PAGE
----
The problem is twofold, the X-Men exist as a group or team and work best as such.  The second problem, the X-Men haven’t always made best use of their female characters.  In the comic books Wolverine has been truly successful as a solo character and in turn is the only one to get a his own movie.  The one female character that could hold a film, Psylocke has never been properly introduced.  The most notable character that advances have been disappointed with is Storm/Ororo Munroe.  Many people blame Halle Berry for her performance, in reality it is more down to the writing.

Jean Grey / Phoenix (Famke Janssen) is better written for the screen but is used to the greatest effect when playing against Hugh Jackman’s Wolverine.Jean Grey  Phoenix Famke Janssen

Marie / Rogue (Anna Paquin) has been used to less effect in each film until the most recent where she is reduced to a cameo.X-Men: Last Stand (2006) Anna Paquin as Marie/Rogue

Kitty Pryde (Ellen Page) Promoted from a cameo for to a leading role in Days of Future Past.Kitty Pryde Ellen Page

Raven Darkholme / Mystique could be the answer.  Always an interesting character in the first three movies  played by Rebecca Romijn, replaced by Jennifer Lawrence for the prequel movies, First Class and Days of Future Past, star power has been added to the mix.  I suggested the possibility of a Mystique movie five years ago.  I’m would have to be a different story to fit with the existing continuity but could still work.Raven Darkholme Mystique Rebecca Romijn Jennifer Lawrence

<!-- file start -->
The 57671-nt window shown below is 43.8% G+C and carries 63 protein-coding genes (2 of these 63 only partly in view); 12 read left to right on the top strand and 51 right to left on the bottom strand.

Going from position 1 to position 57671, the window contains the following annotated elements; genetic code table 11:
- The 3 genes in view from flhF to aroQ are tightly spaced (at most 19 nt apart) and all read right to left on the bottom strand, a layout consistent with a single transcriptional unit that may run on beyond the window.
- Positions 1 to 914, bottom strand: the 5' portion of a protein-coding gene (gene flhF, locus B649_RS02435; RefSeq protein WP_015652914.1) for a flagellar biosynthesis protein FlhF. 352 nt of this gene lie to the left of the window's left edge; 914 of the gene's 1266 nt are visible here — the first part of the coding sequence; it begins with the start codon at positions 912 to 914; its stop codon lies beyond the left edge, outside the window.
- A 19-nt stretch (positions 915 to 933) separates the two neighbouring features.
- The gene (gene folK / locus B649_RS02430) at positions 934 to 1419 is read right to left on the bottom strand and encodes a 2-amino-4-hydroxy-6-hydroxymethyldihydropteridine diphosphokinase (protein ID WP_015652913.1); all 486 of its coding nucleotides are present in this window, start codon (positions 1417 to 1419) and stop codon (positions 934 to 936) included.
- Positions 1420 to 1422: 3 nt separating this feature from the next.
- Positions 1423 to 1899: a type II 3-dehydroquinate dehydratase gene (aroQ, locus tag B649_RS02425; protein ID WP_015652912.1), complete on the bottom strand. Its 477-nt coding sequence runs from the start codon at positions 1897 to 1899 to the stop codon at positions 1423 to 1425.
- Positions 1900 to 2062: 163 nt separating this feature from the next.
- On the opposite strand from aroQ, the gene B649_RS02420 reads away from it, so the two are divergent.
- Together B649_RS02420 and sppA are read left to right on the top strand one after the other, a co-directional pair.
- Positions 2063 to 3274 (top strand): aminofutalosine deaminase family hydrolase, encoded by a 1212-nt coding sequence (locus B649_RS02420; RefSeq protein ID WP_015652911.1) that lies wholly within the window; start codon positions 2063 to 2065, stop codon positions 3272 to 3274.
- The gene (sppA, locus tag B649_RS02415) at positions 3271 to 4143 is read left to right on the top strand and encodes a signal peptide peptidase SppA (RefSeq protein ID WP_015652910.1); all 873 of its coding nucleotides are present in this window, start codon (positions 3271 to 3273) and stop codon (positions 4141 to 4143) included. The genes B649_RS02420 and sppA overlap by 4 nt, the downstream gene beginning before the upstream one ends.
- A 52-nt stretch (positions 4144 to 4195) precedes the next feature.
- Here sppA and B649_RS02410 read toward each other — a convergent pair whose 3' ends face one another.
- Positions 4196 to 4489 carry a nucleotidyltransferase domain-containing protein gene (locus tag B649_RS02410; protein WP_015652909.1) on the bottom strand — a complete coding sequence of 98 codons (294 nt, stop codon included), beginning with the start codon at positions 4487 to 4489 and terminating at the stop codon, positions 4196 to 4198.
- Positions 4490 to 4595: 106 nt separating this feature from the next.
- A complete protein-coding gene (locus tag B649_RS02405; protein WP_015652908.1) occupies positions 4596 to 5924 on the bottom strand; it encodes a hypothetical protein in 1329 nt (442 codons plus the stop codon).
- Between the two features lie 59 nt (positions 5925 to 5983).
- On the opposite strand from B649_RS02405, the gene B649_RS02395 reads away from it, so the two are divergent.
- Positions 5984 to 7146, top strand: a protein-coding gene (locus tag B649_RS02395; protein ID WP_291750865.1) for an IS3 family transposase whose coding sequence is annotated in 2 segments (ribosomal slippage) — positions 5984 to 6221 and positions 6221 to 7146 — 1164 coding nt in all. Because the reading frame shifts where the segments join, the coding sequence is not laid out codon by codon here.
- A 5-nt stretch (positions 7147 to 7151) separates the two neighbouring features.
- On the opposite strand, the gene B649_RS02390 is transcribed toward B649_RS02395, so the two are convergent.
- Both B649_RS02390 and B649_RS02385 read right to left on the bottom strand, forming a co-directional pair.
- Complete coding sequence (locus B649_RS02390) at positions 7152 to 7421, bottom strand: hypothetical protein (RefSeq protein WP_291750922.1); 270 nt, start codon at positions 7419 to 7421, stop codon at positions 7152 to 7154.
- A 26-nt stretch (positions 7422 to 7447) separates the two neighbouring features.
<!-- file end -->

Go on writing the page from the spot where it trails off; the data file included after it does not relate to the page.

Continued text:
I mentioned about the idea of an X-Force movie, this could do two things.  Continue the old film series with some of the old characters alongside the First Class team.  It also gives the chance to introduce unused characters or reintroduced characters that were wasted in The Last Stand such as Psylocke.  Elizabeth “Betsy” Braddock/Psylocke first appeared in Captain Britain, vol. 1 #8 in 1976 as a supporting character to her brother Brian Braddock Captain Britain.  Originally having precognitive abilities, then later revealed as a telepath, she also gained Jean Grey’s telekinesis ability.  She later transferred into the body of female Japanese mutant ninja Kwannon.  She gained Kwannon’s skills and elements of her personality.  The Character has a lot of millage and could introduced in her Japanese form with an origin story to follow using an English actress.Psylocke

I don’t see Fox rushing to join the race for a female comic book movie.  But like the idea of an X-Force movie.